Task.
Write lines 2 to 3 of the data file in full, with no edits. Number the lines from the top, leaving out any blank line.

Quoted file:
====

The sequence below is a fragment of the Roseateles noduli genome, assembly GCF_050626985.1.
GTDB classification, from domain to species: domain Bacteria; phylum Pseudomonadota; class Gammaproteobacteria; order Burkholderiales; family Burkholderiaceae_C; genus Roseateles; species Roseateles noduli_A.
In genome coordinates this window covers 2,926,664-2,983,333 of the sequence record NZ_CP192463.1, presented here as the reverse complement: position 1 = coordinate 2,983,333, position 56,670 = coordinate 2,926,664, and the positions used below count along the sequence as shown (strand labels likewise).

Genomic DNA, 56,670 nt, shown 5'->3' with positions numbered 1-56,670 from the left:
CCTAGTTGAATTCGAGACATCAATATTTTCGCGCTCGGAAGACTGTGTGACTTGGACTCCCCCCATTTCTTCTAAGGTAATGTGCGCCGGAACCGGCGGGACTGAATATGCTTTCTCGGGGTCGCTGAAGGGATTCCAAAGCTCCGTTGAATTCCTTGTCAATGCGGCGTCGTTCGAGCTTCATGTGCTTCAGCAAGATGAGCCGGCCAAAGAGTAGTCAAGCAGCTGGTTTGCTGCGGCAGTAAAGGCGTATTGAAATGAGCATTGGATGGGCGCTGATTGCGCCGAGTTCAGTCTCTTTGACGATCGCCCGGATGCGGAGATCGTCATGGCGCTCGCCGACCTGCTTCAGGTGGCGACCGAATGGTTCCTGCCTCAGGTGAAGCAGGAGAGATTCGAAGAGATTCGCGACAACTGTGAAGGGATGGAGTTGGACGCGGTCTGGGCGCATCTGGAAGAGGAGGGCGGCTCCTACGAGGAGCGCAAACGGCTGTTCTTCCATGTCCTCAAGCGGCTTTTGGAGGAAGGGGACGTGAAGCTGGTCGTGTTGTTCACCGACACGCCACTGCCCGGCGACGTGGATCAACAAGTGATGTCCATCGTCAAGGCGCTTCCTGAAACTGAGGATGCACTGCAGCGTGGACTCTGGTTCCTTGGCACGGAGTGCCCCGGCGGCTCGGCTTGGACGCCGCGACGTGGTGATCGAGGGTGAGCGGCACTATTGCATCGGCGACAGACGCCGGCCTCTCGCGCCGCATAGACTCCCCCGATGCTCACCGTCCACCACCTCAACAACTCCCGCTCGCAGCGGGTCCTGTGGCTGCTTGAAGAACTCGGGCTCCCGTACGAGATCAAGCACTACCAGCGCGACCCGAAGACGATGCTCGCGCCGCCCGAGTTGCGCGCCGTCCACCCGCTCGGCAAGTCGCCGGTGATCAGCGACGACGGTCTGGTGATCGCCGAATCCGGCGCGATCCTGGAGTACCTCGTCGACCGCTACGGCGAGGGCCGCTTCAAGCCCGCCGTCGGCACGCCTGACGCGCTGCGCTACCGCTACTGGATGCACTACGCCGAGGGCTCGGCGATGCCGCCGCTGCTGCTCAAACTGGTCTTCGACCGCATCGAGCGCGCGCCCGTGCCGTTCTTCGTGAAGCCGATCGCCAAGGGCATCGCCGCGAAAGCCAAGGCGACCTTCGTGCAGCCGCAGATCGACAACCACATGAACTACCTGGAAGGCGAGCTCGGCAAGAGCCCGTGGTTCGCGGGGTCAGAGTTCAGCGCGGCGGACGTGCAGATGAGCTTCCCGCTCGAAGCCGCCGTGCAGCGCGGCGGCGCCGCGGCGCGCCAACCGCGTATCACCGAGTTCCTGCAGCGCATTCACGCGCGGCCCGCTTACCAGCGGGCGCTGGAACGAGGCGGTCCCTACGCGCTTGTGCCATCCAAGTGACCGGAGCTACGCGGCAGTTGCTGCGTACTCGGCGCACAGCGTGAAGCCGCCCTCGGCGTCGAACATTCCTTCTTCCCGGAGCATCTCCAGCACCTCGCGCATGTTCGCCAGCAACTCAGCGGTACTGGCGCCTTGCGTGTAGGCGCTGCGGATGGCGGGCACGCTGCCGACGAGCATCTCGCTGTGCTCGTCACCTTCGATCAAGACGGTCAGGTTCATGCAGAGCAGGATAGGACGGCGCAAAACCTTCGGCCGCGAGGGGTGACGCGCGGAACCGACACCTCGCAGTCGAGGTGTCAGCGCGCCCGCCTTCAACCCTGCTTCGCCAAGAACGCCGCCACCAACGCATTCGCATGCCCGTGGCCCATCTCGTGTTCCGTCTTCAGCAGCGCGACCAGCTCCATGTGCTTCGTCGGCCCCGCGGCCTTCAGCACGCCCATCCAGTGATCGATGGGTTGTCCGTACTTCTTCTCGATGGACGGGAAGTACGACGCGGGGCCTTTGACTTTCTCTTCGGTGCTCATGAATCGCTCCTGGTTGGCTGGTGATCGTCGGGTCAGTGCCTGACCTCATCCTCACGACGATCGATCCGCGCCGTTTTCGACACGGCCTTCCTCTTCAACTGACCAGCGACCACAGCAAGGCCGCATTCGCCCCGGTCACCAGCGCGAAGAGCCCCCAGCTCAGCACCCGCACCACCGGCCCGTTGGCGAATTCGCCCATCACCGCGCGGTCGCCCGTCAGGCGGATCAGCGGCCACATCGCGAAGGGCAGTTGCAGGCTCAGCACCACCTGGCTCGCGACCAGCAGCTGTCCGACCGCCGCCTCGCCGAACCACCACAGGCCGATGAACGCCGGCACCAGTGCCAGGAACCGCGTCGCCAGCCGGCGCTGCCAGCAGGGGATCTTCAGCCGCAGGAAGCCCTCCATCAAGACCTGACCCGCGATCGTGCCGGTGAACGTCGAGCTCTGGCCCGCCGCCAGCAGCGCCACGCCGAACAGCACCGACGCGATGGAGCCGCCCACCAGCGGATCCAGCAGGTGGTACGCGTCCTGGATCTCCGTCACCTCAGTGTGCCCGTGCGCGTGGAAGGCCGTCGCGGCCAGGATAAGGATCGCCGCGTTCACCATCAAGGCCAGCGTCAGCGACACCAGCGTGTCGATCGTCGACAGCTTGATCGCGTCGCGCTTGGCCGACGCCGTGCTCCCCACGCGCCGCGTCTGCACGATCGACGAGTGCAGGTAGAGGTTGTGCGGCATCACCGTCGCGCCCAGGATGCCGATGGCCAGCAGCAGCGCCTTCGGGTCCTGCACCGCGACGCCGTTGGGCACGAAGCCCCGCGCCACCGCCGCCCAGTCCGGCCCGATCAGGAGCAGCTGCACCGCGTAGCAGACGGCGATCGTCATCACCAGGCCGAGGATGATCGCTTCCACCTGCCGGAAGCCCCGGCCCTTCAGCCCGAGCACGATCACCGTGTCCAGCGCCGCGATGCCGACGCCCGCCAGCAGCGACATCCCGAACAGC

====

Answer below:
GTDB classification, from domain to species: domain Bacteria; phylum Pseudomonadota; class Gammaproteobacteria; order Burkholderiales; family Burkholderiaceae_C; genus Roseateles; species Roseateles noduli_A.
In genome coordinates this window covers 2,926,664-2,983,333 of the sequence record NZ_CP192463.1, presented here as the reverse complement: position 1 = coordinate 2,983,333, position 56,670 = coordinate 2,926,664, and the positions used below count along the sequence as shown (strand labels likewise).